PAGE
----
Proud2Bme | Losing More than Weight: Humiliation, Extreme Dieting & Unhealthy Exercise on The Biggest Loser

Losing More than Weight: Humiliation, Extreme Dieting & Unhealthy Exercise on The Biggest Loser

By Shirley Wang--Have you heard of “The Biggest Loser”? Odds are, you have. It’s a wildly popular show, featuring Jillian Michaels leading teams of adults on a challenging journey to lose weight.

A yellow flag goes up in my head when I think of a dramatic change to one’s lifestyle, weekly weigh-ins, and competing against others on national television to lose weight. This yellow flag suddenly turns into a bright, crimson red when I delve deeper into what really goes on behind the scenes of “The Biggest Loser."

I recently found an article including an interview with Kai Hibbard, a former contest on this show. To save you some time, let me summarize what Ms. Hibbard told writer Golda Poretsky.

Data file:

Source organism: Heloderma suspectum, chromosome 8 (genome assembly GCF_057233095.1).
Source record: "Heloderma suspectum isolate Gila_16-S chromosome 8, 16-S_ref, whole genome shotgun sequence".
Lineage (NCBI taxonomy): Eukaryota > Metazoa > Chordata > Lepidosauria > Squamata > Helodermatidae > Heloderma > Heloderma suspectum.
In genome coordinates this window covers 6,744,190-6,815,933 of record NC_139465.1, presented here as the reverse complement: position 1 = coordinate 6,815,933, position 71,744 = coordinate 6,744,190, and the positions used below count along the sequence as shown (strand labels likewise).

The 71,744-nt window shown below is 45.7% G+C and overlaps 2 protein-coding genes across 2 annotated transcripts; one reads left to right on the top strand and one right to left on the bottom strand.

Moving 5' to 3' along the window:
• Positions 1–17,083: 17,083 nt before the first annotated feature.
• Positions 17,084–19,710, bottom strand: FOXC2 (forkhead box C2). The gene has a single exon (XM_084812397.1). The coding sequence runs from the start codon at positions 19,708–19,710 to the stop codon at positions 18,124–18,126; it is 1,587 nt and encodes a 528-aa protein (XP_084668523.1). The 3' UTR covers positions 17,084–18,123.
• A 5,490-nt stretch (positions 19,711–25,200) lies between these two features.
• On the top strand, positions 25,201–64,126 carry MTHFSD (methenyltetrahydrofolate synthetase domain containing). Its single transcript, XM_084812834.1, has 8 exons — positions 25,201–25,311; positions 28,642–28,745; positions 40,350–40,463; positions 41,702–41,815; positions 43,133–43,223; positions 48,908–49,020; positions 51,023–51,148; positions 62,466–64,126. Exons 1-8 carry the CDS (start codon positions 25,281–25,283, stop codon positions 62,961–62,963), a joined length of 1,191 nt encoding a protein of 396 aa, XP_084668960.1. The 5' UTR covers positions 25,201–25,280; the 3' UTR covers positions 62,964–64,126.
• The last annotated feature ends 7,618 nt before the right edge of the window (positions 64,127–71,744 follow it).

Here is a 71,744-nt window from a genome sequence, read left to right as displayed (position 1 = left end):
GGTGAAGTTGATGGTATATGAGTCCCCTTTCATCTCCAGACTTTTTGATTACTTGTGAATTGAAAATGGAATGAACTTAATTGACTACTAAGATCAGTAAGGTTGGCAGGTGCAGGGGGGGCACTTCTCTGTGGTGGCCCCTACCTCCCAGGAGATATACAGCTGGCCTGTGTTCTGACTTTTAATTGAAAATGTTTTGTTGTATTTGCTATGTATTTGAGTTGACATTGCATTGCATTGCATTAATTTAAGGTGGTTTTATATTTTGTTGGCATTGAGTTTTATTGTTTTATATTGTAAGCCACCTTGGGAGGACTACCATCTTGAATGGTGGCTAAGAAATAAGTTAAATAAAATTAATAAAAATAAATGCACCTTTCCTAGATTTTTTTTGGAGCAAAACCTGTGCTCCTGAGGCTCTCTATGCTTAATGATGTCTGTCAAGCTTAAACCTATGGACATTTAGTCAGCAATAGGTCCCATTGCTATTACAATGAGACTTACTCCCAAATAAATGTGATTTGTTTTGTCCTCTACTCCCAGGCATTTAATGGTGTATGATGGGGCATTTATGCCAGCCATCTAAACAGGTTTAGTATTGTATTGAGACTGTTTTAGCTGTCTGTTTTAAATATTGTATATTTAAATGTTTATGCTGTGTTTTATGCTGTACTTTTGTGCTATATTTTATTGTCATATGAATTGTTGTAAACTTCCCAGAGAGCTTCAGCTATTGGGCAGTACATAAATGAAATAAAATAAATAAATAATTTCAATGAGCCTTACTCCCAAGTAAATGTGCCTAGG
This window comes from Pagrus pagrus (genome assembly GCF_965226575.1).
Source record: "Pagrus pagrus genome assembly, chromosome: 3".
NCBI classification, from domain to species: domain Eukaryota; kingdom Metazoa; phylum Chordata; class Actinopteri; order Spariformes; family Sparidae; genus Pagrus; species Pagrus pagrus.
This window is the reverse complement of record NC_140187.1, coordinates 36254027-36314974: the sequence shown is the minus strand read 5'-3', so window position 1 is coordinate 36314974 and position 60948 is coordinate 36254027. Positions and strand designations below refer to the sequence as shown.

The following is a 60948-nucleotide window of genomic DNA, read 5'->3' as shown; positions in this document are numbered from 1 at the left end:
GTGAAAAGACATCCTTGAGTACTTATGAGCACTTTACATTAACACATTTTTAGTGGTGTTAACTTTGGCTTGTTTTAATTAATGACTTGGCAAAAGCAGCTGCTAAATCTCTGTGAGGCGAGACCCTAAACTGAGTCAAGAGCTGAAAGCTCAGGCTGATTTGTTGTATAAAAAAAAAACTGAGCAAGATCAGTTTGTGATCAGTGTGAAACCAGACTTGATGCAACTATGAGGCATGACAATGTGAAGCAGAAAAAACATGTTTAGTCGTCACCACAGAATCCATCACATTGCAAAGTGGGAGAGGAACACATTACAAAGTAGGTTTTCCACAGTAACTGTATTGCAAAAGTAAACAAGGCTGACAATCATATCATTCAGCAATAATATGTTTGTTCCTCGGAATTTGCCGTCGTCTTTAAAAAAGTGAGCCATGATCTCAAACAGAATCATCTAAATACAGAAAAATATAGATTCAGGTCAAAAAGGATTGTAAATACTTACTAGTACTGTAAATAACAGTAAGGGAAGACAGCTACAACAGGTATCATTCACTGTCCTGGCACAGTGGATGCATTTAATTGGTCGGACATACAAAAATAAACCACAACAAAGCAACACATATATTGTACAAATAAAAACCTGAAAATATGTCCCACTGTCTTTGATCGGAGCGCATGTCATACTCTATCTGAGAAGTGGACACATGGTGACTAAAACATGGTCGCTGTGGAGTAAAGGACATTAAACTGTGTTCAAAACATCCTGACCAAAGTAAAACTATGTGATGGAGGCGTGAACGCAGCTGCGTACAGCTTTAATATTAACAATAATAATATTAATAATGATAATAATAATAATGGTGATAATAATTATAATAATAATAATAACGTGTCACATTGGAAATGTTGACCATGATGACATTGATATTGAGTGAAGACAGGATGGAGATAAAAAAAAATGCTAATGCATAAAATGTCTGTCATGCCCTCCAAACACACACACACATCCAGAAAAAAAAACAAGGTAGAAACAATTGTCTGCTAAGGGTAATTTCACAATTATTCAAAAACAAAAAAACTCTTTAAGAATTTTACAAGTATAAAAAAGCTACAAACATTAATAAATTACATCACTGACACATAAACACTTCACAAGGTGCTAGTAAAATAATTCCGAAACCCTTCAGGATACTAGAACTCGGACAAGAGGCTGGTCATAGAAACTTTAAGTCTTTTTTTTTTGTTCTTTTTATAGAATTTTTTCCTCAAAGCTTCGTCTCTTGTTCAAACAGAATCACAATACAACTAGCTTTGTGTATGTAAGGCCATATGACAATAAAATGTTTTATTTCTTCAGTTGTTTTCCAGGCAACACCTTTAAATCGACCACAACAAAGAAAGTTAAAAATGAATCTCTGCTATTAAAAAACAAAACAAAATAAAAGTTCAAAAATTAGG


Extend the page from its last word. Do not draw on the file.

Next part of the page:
From the very first day at The Biggest Loser ranch, contestants are stripped of all privileges - even simple ones such as leaving a hotel room to buy groceries or receiving mail or phone calls from friends and family. Blown-up, exaggerated, poorly shot photos at each contestant’s highest weight are plastered around the rooms. Though their “feet were bleeding...covered in bruises…[and] beat up” from excessive exercise, “throughout the whole process, people [whose] job is basically to keep the ‘fat people’ in line keep telling you, over, and over, how lucky [you] are to be there.”

Ms. Hibbard reveals that contestants are given a dangerously low amount of calories for the amount of energy they are exerting. "[W]e were working out anywhere between two and five hours a day, and we were working out severely injured...” At her worst point, Ms. Hibbard says that her “hair started to fall out...I was covered in bruises. I had dark circles under my eyes...my period stopped altogether and I was only sleeping 3 hours a night. I tried to tell the TV show about it and I was told, ‘save it for the camera.’”